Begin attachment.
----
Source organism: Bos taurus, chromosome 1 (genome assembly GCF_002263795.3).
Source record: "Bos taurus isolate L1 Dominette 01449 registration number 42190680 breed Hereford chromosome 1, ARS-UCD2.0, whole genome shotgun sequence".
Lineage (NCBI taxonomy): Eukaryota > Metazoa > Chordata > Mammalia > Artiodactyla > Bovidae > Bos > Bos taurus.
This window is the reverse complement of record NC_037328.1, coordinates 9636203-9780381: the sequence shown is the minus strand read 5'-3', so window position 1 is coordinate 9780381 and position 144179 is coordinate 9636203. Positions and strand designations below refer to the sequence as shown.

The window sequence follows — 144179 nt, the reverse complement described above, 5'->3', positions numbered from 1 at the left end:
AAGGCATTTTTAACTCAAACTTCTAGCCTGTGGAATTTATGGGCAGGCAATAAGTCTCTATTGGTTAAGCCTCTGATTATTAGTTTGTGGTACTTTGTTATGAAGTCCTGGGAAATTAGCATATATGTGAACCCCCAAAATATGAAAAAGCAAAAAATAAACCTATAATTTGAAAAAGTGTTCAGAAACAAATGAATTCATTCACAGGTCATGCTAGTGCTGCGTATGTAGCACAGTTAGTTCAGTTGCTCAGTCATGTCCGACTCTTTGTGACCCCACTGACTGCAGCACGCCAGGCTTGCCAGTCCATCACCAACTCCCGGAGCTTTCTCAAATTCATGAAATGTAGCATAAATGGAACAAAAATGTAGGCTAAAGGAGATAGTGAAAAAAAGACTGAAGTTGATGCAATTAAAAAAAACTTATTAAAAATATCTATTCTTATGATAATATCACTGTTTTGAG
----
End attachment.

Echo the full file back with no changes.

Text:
Source organism: Bos taurus, chromosome 1 (genome assembly GCF_002263795.3).
Source record: "Bos taurus isolate L1 Dominette 01449 registration number 42190680 breed Hereford chromosome 1, ARS-UCD2.0, whole genome shotgun sequence".
Lineage (NCBI taxonomy): Eukaryota > Metazoa > Chordata > Mammalia > Artiodactyla > Bovidae > Bos > Bos taurus.
This window is the reverse complement of record NC_037328.1, coordinates 9636203-9780381: the sequence shown is the minus strand read 5'-3', so window position 1 is coordinate 9780381 and position 144179 is coordinate 9636203. Positions and strand designations below refer to the sequence as shown.

The window sequence follows — 144179 nt, the reverse complement described above, 5'->3', positions numbered from 1 at the left end:
AAGGCATTTTTAACTCAAACTTCTAGCCTGTGGAATTTATGGGCAGGCAATAAGTCTCTATTGGTTAAGCCTCTGATTATTAGTTTGTGGTACTTTGTTATGAAGTCCTGGGAAATTAGCATATATGTGAACCCCCAAAATATGAAAAAGCAAAAAATAAACCTATAATTTGAAAAAGTGTTCAGAAACAAATGAATTCATTCACAGGTCATGCTAGTGCTGCGTATGTAGCACAGTTAGTTCAGTTGCTCAGTCATGTCCGACTCTTTGTGACCCCACTGACTGCAGCACGCCAGGCTTGCCAGTCCATCACCAACTCCCGGAGCTTTCTCAAATTCATGAAATGTAGCATAAATGGAACAAAAATGTAGGCTAAAGGAGATAGTGAAAAAAAGACTGAAGTTGATGCAATTAAAAAAAACTTATTAAAAATATCTATTCTTATGATAATATCACTGTTTTGAG